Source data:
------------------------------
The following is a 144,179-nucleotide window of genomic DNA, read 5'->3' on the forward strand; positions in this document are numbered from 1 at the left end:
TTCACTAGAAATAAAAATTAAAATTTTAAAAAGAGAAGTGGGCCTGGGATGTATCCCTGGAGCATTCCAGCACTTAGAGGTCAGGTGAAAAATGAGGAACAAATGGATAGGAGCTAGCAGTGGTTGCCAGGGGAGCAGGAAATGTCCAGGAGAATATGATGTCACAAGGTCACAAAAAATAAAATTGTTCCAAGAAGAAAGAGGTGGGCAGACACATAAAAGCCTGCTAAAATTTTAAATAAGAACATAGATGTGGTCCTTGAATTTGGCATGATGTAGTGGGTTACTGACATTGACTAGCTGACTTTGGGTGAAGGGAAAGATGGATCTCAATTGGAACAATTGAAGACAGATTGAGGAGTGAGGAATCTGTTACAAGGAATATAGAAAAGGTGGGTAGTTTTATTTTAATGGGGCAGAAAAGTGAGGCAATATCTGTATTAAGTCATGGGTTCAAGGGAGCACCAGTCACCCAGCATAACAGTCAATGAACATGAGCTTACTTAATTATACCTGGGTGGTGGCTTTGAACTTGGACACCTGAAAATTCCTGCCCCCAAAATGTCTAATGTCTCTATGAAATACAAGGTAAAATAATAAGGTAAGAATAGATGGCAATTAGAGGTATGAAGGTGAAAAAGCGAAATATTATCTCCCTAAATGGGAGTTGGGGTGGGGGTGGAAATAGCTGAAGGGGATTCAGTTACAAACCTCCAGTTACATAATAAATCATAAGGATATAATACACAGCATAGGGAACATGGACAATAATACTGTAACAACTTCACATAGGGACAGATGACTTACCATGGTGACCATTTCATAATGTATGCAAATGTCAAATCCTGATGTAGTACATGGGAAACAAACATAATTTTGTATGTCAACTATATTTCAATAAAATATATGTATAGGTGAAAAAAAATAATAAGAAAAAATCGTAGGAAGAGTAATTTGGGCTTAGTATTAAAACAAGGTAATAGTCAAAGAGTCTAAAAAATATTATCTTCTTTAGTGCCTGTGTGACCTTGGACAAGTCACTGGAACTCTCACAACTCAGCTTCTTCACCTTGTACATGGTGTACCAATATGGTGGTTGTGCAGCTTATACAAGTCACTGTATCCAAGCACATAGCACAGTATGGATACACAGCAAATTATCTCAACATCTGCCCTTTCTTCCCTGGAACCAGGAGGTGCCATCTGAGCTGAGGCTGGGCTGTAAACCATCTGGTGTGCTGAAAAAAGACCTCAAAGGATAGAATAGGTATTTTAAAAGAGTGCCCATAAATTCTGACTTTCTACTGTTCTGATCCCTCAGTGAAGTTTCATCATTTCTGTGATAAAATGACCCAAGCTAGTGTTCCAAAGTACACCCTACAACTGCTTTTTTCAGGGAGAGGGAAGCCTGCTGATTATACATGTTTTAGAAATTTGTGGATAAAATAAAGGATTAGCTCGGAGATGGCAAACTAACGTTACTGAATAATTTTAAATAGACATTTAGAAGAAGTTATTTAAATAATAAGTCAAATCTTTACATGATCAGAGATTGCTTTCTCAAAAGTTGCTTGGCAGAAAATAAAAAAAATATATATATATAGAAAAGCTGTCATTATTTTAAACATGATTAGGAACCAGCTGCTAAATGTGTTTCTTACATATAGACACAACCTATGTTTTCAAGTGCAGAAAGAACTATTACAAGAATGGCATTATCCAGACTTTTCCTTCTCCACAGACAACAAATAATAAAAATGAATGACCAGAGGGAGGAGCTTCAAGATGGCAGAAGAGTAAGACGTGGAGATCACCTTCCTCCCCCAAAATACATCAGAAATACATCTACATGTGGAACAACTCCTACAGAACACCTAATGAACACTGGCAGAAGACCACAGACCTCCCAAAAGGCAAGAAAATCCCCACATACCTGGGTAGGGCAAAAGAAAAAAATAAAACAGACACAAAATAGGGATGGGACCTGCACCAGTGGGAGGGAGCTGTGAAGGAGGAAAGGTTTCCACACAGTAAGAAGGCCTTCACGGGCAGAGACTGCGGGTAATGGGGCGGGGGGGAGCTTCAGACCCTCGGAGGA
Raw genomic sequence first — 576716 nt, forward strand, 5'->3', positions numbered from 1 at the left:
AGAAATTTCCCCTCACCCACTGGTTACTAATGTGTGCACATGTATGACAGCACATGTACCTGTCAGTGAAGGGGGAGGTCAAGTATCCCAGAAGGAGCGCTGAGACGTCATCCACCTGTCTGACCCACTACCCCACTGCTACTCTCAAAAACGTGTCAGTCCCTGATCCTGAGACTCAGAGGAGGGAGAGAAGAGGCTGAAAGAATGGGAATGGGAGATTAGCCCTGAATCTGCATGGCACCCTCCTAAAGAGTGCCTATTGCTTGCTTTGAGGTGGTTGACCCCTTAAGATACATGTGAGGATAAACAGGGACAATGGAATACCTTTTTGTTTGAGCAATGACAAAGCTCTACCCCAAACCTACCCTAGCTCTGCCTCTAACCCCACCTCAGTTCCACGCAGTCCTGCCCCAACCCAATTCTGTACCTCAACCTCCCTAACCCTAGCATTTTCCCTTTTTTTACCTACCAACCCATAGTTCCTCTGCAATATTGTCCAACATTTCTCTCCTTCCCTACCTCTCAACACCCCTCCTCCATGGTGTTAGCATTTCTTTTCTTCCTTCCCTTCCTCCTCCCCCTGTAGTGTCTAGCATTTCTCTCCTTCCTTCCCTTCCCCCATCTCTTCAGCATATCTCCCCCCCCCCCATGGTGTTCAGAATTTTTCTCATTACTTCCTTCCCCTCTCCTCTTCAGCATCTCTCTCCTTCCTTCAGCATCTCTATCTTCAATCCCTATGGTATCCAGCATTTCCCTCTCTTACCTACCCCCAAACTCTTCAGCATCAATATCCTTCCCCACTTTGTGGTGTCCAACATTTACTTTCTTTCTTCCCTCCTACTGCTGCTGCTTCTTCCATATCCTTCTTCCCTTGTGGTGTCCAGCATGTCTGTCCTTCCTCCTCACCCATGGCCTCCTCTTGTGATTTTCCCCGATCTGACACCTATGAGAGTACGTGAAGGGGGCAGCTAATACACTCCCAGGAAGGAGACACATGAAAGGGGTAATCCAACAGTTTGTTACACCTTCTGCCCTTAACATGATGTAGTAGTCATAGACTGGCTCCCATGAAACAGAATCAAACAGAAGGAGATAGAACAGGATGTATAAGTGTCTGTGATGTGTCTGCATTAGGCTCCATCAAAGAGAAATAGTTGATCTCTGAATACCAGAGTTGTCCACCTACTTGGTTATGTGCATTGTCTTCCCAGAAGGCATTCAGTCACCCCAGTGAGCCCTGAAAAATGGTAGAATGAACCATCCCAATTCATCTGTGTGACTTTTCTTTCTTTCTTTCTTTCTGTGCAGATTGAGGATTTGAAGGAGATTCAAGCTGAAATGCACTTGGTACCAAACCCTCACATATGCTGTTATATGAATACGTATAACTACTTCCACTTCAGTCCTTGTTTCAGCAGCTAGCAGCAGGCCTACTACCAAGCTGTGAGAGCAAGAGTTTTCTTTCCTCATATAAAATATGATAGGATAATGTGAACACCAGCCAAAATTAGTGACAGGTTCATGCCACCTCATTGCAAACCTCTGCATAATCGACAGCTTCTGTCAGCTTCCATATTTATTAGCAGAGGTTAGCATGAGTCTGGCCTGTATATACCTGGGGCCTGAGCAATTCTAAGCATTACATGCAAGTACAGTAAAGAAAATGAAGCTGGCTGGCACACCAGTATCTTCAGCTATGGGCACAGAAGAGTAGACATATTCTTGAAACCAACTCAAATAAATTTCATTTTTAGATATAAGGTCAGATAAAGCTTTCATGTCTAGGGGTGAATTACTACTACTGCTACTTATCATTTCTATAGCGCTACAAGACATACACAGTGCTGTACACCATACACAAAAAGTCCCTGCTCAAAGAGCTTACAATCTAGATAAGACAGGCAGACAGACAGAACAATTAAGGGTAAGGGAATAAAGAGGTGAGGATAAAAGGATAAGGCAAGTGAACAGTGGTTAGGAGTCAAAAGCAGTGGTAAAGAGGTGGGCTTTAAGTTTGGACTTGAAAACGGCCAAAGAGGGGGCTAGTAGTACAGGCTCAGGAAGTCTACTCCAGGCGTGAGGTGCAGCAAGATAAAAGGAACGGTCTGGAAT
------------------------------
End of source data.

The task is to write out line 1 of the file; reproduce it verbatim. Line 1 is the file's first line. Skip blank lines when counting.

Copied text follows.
The following is a 144,179-nucleotide window of genomic DNA, read 5'->3' on the forward strand; positions in this document are numbered from 1 at the left end: